Avocados & Avocations

May 2nd, 2014

web avocado oil

I’m convinced that we all need an avocation — a pursuit that has little or nothing to do with how we earn a living. Even when I was at my most broke and working jobs I hated, I had a passion or two simmering in the back of my brain. Writing bad poetry, keeping a weepy journal that had occasional flashes of insight, developing obsessions about the French Revolution or F. Scott Fitzgerald. Right now my avocation is learning to paint. The thing I love about it and also fight against is that it has no purpose whatsoever. As someone so focused on outcomes in my publishing job, doing an about-face and immersing myself in process without a goal in sight is a mental struggle. But I’m learning to┬áplay the long game. Several years ago, I planted a couple of iris bulbs in a terra cotta pot and eagerly awaited some blooming. Every year, stalks would shoot up with nary a blossom. Year after year after year. Eventually I gave up and forgot about it. This spring I went outside to find four iris blooms on one of the plants. Evidently while I was fretting, some invisible underground work was going on. That’s why I’m trying to overcome the need to force some measurable results from painting. What’s the point of it? I have no idea, but I’m trying to be patient and see what blooms. It might be something entirely unrelated to painting, a ricochet effect that causes some other part of my life to burst into flower. Or it might be just the pleasure that comes from the smell of oil paints drying in my kitchen, the luxury of fat tubes filled with silky, intense color, the ripeness of that moment when you cut open an avocado and place its lush beauty on the palette of an empty white plate. ┬áSomething, nothing, everything.

4 Responses to “Avocados & Avocations”

  1. Lori says:

    In my opinion your painting skills have bloomed. Your picture is lovely and I enjoy your writing. Thank you,

  2. baba says:

    If that is your painting … tres cool !

  3. Susan Lenz says:

    Hi! Your painting is wonderful. I can relate whole-heartedly to the mental struggle that comes with the creative process and its seemingly lack of balance to our logical world and its measurable results. As the saying goes: Been there; Done that! The passion for art-making, however, always seems to overcome the negative feedback coming from my more sensible part of my brain. There’s nothing more rewarding than passionate creativity. Thanks so much for sharing this art and especially your writing. You are truly an inspiration. I think that’s why I chose you for my “Women Who Break All the Rules” artwork. If you recall, I made two pieces. One is now hanging in Palmetto Hands, a juried art exhibition that is part of the North Charleston Arts Festival (through this week). There was no reason I elected to use needle and thread for self expression. There is nothing sensible about using two skirts and a photo transfer for a work of art … but I know it was a joy to make, a joy to share, and a joy to make contact with another artist, you! Thanks so much!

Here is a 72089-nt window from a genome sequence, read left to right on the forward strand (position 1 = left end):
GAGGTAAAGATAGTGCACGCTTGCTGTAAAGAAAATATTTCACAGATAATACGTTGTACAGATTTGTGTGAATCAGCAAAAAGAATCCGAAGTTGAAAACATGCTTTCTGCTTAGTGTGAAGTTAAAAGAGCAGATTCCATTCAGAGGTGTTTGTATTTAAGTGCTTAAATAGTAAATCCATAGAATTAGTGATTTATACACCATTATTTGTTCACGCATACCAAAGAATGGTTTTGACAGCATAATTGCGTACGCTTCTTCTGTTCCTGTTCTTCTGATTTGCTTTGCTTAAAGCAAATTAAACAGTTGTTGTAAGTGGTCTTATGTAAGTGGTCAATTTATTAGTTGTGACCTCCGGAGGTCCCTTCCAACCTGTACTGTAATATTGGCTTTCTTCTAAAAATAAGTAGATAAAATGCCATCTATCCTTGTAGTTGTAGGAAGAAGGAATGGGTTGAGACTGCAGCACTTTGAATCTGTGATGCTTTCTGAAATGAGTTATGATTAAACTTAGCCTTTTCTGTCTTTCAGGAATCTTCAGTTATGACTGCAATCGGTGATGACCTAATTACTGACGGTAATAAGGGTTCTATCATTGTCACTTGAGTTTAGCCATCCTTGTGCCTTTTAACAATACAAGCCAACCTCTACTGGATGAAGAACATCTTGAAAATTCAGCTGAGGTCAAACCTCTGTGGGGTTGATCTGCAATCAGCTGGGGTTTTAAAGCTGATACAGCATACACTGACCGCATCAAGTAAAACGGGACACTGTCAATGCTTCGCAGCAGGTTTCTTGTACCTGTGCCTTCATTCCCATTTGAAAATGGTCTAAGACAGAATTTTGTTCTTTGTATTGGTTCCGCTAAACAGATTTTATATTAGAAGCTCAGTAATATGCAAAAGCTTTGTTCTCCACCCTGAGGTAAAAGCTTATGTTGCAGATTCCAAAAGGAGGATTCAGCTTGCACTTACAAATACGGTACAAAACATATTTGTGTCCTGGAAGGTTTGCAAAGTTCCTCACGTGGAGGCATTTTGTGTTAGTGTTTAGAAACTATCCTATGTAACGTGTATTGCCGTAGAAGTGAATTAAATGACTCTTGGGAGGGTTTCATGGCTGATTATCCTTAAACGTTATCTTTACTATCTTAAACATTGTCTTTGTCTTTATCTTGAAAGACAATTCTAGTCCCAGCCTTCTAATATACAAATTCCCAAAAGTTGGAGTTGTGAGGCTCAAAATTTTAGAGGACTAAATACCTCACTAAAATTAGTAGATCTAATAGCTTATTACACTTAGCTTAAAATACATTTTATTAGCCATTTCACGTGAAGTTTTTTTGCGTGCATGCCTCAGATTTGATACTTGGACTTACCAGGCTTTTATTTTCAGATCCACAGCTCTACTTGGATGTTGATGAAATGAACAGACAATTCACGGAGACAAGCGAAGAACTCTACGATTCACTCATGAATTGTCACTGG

4. Barbara says:

    Since I’ve been taking an online art class this year that goes on for the year and has a different instructor each week, I’ve been more relaxed, at peace with myself, pacified my internal critic, can see improvement, and I’m having fun doing it. I think my writing is getting better as a side effect. You know when you paint your mind goes to a place unconcerned with anything but what it is doing. Maybe the lesson is to be unconcerned about having to be productive or have the public clamoring to buy your work or even having to be good, which you are. What an idea. Do something just because it feels like you want to do it.

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